When Gen. Petraeus testifies before Congress tomorrow, it will be the latest installment in an ongoing battle between competing narratives of the Surge. On the one hand, that of its supporters who argue that through a combination of brilliantly conceived and skillfully implemented COIN tactics, an increase in troop strength that intimidated Iraqi and Iranian agents provocateurs, and an emphasis on bottom-up reconciliation among Sunni insurgents, Iraq has been brought back from the edge of the abyss. The gains are measurable but fragile, and thus in need of continued consolidation. The major threats to stability are the result of either Iranian proxies or direct agents as well as al-Qaida operatives, both of whom would be emboldened to exploit Iraq’s pronounced sectarian, ethnic and factional faultlines to plunge the country into chaos and violence should American resolve waver, which is what withdrawal would signal.
Steven Simon’s article in Foreign Policy, The Price of the Surge, illustrates as well as any the competing narrative that is increasingly crystallizing among Surge skeptics: The security gains of the past nine months are the result of a fortunate confluence of Shiite tactical decisions, Sunni dissaffection with foreign al-Qaida elements reinforced by generous American financial incentives, a natural winding down of the cycle of ethnic cleansing that had largely accomplished its goals, and an Iranian strategic calculation to de-escalate its interference in Iraq’s internal affairs. While accompanied by welcome concurrent events, the tactics applied over the past year have either not advanced their stated political goals or, in the case of the Anbar Awakening, worked at longterm counter-purposes to them.
The first narrative places America squarely in the middle of a landscape full of hostile enemies, opportunistic fellow travellers and tactical neutrals, but few friends. In such a situation, there’s little we might accomplish outside of maintaining the fragile status quo that further necessitates our presence, all in the unlikely hope that we’ll manage to wait out the grudges and blood fueds that have driven hostilities in that part of the world for millenia.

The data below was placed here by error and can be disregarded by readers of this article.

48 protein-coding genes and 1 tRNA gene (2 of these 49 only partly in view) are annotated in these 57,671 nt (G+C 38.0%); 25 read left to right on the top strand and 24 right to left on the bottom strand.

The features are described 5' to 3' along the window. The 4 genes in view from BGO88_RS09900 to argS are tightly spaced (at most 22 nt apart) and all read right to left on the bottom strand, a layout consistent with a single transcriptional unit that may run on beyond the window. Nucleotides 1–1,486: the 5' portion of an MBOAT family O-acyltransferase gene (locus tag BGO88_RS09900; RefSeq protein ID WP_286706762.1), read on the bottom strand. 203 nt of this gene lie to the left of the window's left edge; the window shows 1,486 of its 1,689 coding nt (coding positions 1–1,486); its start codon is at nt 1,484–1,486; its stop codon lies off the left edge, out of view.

By comparison, the value of the second narrative, to my mind, is that it actually offers a way forward. As Simon argues, an announced troop withdrawal would force everyone — starting with the Iraqis themselves, but also including the Iranians, the Turks, the region at large, Europe, Russia and the UN — to either work towards a stable power-sharing arrangement, or else build firewalls to limit the fallout of a failed Iraqi state. The argument that we’re responsible for the situation in Iraq and are therefore exclusively responsible for resolving it is both unrealistic and shortsighted, because it suggests that we would not play an integral role in the kinds of multi-lateral international fora necessary for hammering out a true political solution.
By announcing our commitment to actually leave Iraq, though, we would signal to everyone who is for now watching from the sidelines our willingness to accept a solution that corresponds to the needs and interests of Iraq, the region and the world, instead of just our own. For the time being we’ve got a monopoly on the responsibility for, and costs of, the Iraq War, but what gets less attention is that we’ve also got a pretty tight grip on the potential benefits, too. If we want multi-lateralism on the first two, we’ve got to give some up on the third, and removing our military is a quick way to signal that we’re willing to do that.